India’s historic move to end the special status of Kashmir and the spike in tensions between Pakistan and India over the change comes as Taliban peace talks appear to have reached a decisive stage. The decision threatens to create hurdles in the US efforts to make a peace deal with the Taliban.

Kashmir is Pakistan’s biggest political issue. British India was divided between Hindu and Muslim populations, but Kashmir was the only Muslim-majority state to become a part of Hindu-majority India. Since the independence of India and Pakistan in 1947, the two countries have fought three wars over Kashmir, including the Indo-Pakistan Wars of 1947 and 1965, as well as the Kargil War of 1999.

India has focused its attention on Kashmir with an eye toward the development of negotiations between the Taliban and the United States, and it will likely enhance its focus further with the progress of peace talks. In late July, the Indian government preceded the move to change Kashmir’s status by announcing a decision to send an additional 38,000 troops to the region.

There are several reasons behind India’s revocation of Article 370—the provision of the Indian constitution that grants Kashmir’s special status—and the timing. Officially, the Indian government has said that the move is intended to “improve good governance and deliver socioeconomic justice” in the region, as well as to spur investment, which was “seriously discouraged” by the special status.

But there are also security considerations at play. From 1947, several political groups in Kashmir struggled for autonomy. In 1989, however, as Soviet forces withdrew from Afghanistan, a violent insurgency against Indian rule began in the region.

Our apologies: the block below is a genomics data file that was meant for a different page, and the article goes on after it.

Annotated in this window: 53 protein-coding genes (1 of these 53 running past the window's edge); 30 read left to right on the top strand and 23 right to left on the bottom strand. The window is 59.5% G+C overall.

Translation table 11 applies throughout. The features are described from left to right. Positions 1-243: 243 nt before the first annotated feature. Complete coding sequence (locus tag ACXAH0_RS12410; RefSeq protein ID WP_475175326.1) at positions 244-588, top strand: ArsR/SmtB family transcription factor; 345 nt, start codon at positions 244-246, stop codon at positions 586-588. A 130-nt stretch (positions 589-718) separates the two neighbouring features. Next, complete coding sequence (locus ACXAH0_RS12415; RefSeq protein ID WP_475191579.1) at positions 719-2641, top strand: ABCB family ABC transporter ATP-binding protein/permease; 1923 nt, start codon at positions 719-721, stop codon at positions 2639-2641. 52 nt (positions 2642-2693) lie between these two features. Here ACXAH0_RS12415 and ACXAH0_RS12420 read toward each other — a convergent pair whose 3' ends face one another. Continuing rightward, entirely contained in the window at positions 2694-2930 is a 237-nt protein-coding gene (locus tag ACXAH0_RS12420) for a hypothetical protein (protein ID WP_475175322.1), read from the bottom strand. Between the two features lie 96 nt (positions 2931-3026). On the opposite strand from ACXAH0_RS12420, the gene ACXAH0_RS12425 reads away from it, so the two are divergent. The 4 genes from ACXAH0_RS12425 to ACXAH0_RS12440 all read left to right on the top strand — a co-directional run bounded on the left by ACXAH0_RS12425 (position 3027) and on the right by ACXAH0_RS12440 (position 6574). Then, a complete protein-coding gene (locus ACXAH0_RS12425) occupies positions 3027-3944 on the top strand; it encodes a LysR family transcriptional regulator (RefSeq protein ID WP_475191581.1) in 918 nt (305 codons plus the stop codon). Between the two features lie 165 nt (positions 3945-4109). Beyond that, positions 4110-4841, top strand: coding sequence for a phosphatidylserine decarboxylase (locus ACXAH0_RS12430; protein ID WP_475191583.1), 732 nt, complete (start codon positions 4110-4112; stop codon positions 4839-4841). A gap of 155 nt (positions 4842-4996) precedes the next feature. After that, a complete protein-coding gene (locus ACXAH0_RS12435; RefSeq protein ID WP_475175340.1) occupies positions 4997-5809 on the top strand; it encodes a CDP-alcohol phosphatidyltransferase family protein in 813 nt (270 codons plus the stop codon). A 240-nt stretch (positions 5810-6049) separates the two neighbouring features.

Mujahideen veterans of the war in Afghanistan entered into Kashmir, which drove, in part, a change from a political struggle for independence for Kashmiris into a violent insurgency. That same year, 1989, attacks targeting the Indian Army intensified.

During the past four decades of largely constant war in Afghanistan, India’s role in the country has been limited—at least compared to other foreign states who have been heavily involved. But with the exception of the several years of Taliban rule, it has consistently supported the government throughout the years. As a result, militant anti-government groups, including the Taliban, have reserved a special enmity for India.

New Delhi, then, likely fears that after a settlement in Afghanistan and the pullout of US forces, the same religious militancy that rose in Kashmir after the Soviet withdrawal and the migration of militants to the region will return in force, and it will have the same effect it had in 1989.

If the Taliban’s fighting against the Afghan government and US forces is brought to an end by a peace deal, there is the prospect that some—worrisome even if it’s a small percentage—could turn their attention to Kashmir. The larger problem is posed by non-Afghan militants; going home is a dilemma for most of these ideological fighters. If, like their forebears thirty years ago, they turn their interest to Kashmir, it could bring instability that would potentially reverberate across the whole subcontinent. Last month, al-Qaeda chief Ayman al-Zawahiri asked Mujahideen to deliver “unrelenting blows” against the Indian Army.

Because of the change of the Kashmir’s status, however, the Indian government might hope that foreign fighters’ entering the region and fighting against the Indian state is made more difficult as Indian control is strengthened.